Mr. BEN BRANTLEY (Theater Critic, New York Times): It's not revival, they're resuscitations.
LUNDEN: New York Times theater critic Ben Brantley isn't sure bringing back shows as they were originally produced is such a good idea.
Mr. BRANTLEY: I think when you try to replicate with such archival exactitude what the original Chorus Line was, or what the original Fantasticks was, perversely, you wind up diluting the original impact.
(Soundbite of song "One")
Unidentified Chorus: (Singing) One singular sensation, every little step he takes -
LUNDEN: Baayork Lee was in the original cast of director/choreographer Michael Bennett's groundbreaking 1975 musical, A Chorus Line. She has restaged the dances for this revival.
Ms. BAAYORK LEE (Choreographer, A Chorus Line): It's different, but it's the same. And it's in the same framework - the choreography, the dialogue, costumes - minor changes and things like that. It's different because the people are different.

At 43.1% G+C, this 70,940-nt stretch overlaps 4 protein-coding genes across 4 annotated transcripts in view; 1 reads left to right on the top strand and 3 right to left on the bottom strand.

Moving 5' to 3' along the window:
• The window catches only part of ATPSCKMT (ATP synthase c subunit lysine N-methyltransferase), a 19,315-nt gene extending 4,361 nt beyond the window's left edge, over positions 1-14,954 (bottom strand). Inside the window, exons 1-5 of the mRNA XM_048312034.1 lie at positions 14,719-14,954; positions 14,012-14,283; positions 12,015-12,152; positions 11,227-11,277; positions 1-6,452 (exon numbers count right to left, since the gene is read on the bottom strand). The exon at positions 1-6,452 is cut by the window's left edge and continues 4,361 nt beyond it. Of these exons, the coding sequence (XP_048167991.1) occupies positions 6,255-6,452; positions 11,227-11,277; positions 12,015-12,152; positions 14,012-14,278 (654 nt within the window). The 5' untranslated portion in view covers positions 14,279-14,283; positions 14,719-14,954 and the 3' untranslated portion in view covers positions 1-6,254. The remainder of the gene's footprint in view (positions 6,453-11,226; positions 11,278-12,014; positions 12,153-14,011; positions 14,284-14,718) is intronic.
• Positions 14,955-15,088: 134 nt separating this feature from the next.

Unidentified Group: (Singing) One moment in his presence and you can forget the rest.
LUNDEN: For Lee, recreating Michael Bennett's original choreography is something of a mission. She was Bennett's assistant and after she left A Chorus Line as a performer, she was one of the people whose job was to keep the show on Broadway and on tour in top shape.
Bennett died of AIDS in 1987. And Baayork Lee feels it's important for contemporary audiences to experience The Chorus Line as Michael Bennett conceived it.
Ms. LEE: I've waited for this for 30 years. And I've been there and directed all those companies and, you know, spread the word, keeping Michael's legacy alive. And that was important because his style is just so unique.
Unidentified Woman #1: (Singing) On Broadway -
LUNDEN: In an age where many of the biggest musical hits on Broadway rely on elaborate scenery, A Chorus Line is simplicity itself - sixteen dancers on a bare stage, auditioning for a Broadway musical and telling their life stories.